Montanan - Volume 13, Number 3
Jerry Bromenshenk cant wait to welcome you to his on-line beehive. The adjunct research professor and his team at the University of Montana Division of Biological Sciences have created the worlds most sophisticated electronic beehive and they are ready to go on-line. If his dream comes true, kids, scientists and the just plain curious would be able to watch forager bees enter the electronic hive, laden down with the days crop of pollen or worker bees fanning the royal nursery to keep the temperature just right for the eggs.
by Kim Anderson
Computers allow scientists to enter the world of the honeybee to a degree never before possible, Bromenshenk says. And, at first glance, Bromenshenks cramped offices look more like a computer lab than a biologists headquarters. There is the clack of printers spewing out data and the glow of computer monitors, but the floor-to-ceiling bookshelves overflow with books on environmental studies, insect life, and chemistry.
Bromenshenks talent is for using technology to study how bees one of our best indicators of pollution are affected by environmental contaminants. "Bees," says Bromenshenk, "have become a modern day equivalent of the miners canary."
Bees as BiomonitorsA number of qualities make honey bees excellent candidates for biomonitoring. While foraging, bees sample the soil, water, air and vegetation over a wide area. Bees are one of the most studied invertebrates, so scientists know a good deal about bees economic and ecological importance. And one species of bee (Apis mellifera) occurs globally, so researchers can monitor the environment via colonies around the world.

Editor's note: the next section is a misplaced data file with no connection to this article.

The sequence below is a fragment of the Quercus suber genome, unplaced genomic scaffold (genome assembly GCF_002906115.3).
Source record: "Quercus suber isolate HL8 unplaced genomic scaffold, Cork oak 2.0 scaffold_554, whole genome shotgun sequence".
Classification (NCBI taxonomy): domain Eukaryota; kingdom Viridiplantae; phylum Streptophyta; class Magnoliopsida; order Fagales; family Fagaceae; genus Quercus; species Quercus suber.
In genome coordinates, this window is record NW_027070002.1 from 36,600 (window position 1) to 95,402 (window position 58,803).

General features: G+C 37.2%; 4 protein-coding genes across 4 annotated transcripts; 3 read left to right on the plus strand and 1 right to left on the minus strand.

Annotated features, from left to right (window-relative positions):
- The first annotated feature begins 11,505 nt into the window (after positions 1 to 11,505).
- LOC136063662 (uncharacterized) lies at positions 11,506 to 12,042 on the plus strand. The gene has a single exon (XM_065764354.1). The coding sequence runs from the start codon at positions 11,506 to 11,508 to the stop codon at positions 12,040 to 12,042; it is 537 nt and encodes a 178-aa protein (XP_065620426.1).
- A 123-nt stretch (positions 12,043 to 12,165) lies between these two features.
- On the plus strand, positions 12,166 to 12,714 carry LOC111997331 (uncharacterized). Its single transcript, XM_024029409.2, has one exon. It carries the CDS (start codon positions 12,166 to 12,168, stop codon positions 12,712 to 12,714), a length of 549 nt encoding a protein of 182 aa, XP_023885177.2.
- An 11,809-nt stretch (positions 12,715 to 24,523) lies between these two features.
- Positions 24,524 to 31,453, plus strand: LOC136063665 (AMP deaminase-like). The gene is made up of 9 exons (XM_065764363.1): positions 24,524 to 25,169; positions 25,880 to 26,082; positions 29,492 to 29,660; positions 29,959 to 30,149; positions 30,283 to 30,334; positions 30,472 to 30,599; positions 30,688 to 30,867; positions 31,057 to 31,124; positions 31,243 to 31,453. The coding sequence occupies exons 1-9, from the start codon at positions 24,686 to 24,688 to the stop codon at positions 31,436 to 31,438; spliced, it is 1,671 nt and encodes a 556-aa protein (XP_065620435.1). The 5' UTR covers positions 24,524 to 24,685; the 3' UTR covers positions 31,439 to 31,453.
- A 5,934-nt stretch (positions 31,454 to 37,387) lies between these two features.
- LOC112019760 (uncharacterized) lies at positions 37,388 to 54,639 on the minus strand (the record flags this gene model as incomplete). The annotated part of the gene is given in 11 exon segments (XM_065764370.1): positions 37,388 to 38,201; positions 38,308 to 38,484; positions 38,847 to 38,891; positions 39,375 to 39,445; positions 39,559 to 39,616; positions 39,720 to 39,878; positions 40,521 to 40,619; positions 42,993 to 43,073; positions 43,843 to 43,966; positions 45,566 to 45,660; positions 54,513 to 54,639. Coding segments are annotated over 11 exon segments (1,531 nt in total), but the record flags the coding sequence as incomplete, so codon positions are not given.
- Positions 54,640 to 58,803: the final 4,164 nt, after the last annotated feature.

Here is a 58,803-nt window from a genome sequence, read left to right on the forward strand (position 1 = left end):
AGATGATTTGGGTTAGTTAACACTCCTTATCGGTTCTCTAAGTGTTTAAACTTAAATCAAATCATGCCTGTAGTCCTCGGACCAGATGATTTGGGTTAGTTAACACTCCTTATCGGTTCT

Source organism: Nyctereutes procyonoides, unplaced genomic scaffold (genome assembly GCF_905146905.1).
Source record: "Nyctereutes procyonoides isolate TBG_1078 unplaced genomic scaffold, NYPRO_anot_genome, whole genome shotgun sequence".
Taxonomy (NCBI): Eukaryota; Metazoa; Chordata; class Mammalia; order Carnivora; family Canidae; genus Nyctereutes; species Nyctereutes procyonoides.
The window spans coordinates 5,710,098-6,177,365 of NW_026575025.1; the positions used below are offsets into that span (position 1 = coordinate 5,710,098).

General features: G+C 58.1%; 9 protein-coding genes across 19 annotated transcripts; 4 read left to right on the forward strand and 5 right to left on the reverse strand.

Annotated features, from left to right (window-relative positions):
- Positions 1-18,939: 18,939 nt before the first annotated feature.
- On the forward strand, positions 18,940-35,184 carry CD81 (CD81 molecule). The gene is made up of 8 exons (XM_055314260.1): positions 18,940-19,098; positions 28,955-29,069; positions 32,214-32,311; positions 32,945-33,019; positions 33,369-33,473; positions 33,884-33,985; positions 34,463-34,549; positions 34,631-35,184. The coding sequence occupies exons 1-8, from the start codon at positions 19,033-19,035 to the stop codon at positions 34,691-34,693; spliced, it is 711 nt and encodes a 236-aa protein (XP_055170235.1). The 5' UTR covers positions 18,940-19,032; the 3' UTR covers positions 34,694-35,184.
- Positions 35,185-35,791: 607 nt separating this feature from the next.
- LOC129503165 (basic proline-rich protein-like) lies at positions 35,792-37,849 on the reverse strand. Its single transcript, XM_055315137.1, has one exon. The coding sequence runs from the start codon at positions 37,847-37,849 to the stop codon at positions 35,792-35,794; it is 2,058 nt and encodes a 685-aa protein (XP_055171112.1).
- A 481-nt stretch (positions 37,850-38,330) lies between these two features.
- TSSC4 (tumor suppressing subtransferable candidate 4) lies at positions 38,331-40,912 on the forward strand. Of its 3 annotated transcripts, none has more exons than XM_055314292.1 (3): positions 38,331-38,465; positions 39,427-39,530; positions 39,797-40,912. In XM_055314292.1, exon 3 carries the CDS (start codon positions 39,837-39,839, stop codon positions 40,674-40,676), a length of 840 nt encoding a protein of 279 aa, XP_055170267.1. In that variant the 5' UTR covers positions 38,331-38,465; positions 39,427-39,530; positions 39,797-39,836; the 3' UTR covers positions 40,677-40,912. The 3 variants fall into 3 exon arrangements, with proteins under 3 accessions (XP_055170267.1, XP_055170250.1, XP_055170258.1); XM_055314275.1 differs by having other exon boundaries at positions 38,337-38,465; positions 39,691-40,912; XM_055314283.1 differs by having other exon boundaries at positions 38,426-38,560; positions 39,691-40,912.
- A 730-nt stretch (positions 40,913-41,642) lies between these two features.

The public also recognizes the bees importance. "Lichens, too, are incredibly sensitive to air pollutants," Bromenshenk says. "But where lichenologists are tearing their hair out because a species of lichen is dying out in some remote site, your typical line of people at the supermarket says 'so what?" Bees are a vital contributor to human life. A honey bee is involved, at some point in the food chain, in about one-third of everything we consume. Honey and beeswax are ingredients in products ranging from fruit drinks to furniture, but bees are most valuable as pollinators.
The use of bees as biomonitors has evolved over the years. "Twenty years ago scientists like me were working to convince others that insects were even affected by environmental pollutants and, if they were, that it mattered," Bromenshenk says. "Since then biologists have proved that not only are bees affected by environmental pollutants, but that they bring back detrimental chemicals to their colonies."
UMs research team has developed an ecotoxicological computer model called PC BEEPOP and a database, BEETOX, that assess risks posed by metals, radiation, pesticides and carcinogenic organics such as benzene and acetone. They hope to identify environmental threats early on, so that remediation can take place before further harm occurs.
Electronic HivesUMs electronic hives are abuzz with activity. Entrance counters monitor the coming and going of every bee. Pressure transducers track changes in hive weight. Traps empty into clock-driven trays and document the bees pollen-gathering. Sensors follow the bees efforts to stabilize the temperature and humidity in the brood nests. Sensors measure sound, and air flow indicators measure fanning activity as the bees attempt to cool the hive and drive off excess moisture from newly harvested nectar. An electronic weather station continuously monitors the weather. This data is fed into a bank of portable computers housed in long metal toolboxes near the hive. None of these electronic sensing capabilities is unique, but UMs hives are the first in the nation to be fully wired for all of this data. There are ten electronic hives at UM today, but Bromenshenks team hopes that in two years there will be thirty. "There are a myriad of questions we still need to answer," Bromenshenk says.